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Monday, March 29, 2004

I love Richard Rorty (II)

The reason I posted some classic Rorty in full throat in the previous entry is that I wanted to post this equally characteristic jeremiad published this week in the London Review of Books without seeming to be singling him out in a gloomy moment. It's not that I disagree with him at this moment as that I find him overly eeyorish. Eeyore was nothing if not pragmatic (in the Dewey, Peirce, James sense), however.

The progress humanity made in the 19th and 20th centuries was largely due to the increased role of public opinion in determining government policies. But the lack of public concern about government secrecy has, in the last sixty years, created a new political culture in each of the democracies. In the US and in many of the EU countries, an elite has come to believe that it cannot carry out its mission of providing national security if its preparations are carried out in public. The events of 11 September greatly strengthened this conviction. Further attacks are likely to persuade those elites that they must destroy democracy in order to save it.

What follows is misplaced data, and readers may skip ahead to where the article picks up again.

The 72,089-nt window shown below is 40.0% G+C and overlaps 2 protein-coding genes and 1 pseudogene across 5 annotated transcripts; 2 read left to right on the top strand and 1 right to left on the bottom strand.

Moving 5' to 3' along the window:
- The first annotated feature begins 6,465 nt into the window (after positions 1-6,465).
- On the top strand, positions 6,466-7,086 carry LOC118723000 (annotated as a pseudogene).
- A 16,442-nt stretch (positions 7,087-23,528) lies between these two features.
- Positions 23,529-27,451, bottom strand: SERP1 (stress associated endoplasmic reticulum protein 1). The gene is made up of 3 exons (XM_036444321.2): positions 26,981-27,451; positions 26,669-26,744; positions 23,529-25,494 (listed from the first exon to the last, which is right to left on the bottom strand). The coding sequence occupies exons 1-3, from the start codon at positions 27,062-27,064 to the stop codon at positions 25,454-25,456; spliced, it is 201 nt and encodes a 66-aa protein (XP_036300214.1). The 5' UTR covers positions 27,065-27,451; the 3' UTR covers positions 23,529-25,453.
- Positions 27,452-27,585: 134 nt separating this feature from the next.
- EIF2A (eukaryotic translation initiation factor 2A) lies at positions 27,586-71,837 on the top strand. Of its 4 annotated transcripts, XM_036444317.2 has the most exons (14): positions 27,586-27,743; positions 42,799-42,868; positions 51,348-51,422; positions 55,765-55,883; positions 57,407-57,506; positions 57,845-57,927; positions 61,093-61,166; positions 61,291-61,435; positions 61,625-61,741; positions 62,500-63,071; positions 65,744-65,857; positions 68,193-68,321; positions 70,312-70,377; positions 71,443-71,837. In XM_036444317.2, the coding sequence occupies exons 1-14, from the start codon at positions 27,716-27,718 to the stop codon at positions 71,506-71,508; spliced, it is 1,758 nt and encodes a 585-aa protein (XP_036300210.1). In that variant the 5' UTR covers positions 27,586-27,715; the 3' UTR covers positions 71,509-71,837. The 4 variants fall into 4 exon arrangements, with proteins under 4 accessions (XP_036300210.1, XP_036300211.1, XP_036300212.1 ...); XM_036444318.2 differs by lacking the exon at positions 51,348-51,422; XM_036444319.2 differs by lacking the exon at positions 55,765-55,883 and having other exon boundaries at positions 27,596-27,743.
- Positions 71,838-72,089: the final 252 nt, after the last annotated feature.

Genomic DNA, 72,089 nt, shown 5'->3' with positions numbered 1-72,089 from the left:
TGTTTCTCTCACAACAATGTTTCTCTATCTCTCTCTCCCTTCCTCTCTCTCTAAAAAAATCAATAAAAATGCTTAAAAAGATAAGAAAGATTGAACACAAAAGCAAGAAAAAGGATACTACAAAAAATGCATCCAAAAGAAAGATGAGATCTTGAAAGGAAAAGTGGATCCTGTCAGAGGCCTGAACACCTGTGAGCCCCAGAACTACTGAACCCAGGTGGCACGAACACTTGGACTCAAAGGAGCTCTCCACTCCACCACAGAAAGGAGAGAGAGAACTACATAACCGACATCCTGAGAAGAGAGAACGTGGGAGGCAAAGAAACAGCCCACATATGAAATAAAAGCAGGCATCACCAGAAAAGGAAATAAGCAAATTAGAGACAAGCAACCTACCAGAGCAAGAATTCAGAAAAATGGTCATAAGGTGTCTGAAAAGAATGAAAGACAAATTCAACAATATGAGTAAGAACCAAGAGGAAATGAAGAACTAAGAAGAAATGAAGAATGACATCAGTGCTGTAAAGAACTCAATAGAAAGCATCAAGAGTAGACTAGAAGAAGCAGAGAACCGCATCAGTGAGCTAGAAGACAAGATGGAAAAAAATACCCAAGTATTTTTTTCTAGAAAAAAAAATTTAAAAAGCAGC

In a worst-case scenario, historians will someday have to explain why the golden age of Western democracy, like the age of the Antonines, lasted only about two hundred years. The saddest pages in their books are likely to be those in which they describe how the citizens of the democracies, by their craven acquiescence in governmental secrecy, helped bring the disaster on themselves.
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